Recently research and development has focused on finding a solution for detecting when electronic implantable devices are subject to adverse interference from electromagnetic radiation (Radio Frequency radiation). U.S. Pat. No. 6,198,972 discloses an apparatus for limiting unwanted current induced by a significant level of an external signal such as a time-alternating electromagnetic field in a conductive loop used to deliver electrical stimulation to electrically excitable tissue. Such electrical stimulation for instance may be applied to brain tissue to reduce or suppress tremors, peripheral nerve tissue to promote blood circulation and for pain management. The electrodes are electrically connected by a conductive lead wire to an implantable pulse generator. A switch is operatively connected within the conductive loop between the two devices and is controlled by control circuits. The switch is turned on when the level of detected electromagnetic radiation is less than or equal to a predetermined threshold thereby closing the conductive loop and allowing the electrical stimulation to excite the tissue, whereas the switch is turned off and the conductive loop is opened when the detected electromagnetic field exceeds the specified threshold. Since the switch is turned off and the conductive loop is opened when the external electromagnetic field exceeds the specified threshold all operations or actions by the medical device cease during this period of adverse electromagnetic exposure until the switch is once again turned on and the conductive loop is closed when exposure ceases. For instance, no electrical stimulus can be applied during this time as a result of the cutoff of connectivity to the pulse generator. This patented device would therefore not be suitable for a medical device that must continue some type of operation or functionality during this interval of exposure. Furthermore, no testing is disclosed to verify that the stimulating electrodes are working properly once exposure has ceased and the switch changes to a closed state.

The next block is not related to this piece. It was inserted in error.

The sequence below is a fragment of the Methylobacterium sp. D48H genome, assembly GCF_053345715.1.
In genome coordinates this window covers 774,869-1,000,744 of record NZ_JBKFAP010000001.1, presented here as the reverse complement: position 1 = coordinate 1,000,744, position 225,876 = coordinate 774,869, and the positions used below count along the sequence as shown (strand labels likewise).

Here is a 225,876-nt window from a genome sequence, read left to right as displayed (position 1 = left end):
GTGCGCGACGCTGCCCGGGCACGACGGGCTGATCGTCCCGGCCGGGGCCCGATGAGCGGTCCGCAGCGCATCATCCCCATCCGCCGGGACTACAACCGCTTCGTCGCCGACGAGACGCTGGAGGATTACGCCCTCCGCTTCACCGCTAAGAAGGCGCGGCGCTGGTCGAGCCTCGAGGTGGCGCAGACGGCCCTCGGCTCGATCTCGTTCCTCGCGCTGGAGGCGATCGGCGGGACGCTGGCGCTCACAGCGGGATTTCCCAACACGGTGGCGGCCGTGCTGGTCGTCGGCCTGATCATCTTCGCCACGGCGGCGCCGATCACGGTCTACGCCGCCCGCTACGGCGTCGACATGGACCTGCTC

Another device is described in U.S. Pat. No. 5,877,630 in which the field strength and amplitude modulation of the electromagnetic radiation is detected. So long as the combined field strength and amplitude modulation of the detected electromagnetic radiation (Radio Frequency radiation) exceeds a predetermined threshold level, the operation of the electronic device is continuously tested. Specifically, a series of testing pulses are continuously generated and sent to the CPU of the electronic device so long as the combined signal of field strength and amplitude modulation of the detected electromagnetic radiation exceeds the predetermined threshold. A response from the CPU to each pulse is expected within a predetermined time interval as confirmation that the medical device is operating properly. Each time the CPU responds to a testing pulse a countdown timer is reset. The timer counts down with each pulse signal that is not responded to by the CPU until the timer reaches zero whereupon an alarm may be sounded. Therefore, this device does not assume that the medical device will not operate properly simply because the device is subject to electromagnetic radiation that exceeds a predetermined threshold level. Instead, a second level of criteria is applied when the threshold level is exceeded, that is, testing the operation of the CPU in responding back to continuously generated test pulses. Only if both criteria are met, i.e., the radiation exceeds a threshold level and no response is received to the generated test pulse within a predetermined time period, is the medical device classified as working improperly. This patented device is inefficient in its expenditure of energy to generate the testing pulses during the entire time interval that the medical device is subject to electromagnetic radiation exceeding the predetermined threshold. In addition, the device fails to take into consideration the situation in which the CPU responds to the test pulse but nevertheless operation of the medical device has been altered or disrupted in other ways (e.g., timing frequency has been altered or data stored in memory has been corrupted, altered or erased) due to interference from exposure to the electromagnetic radiation. Yet another disadvantage is that no verification of operation of the medical device is conducted after its exposure to the electromagnetic radiation ceases, testing occurs only while the device is subject to the electromagnetic radiation exceeding the predetermined threshold level.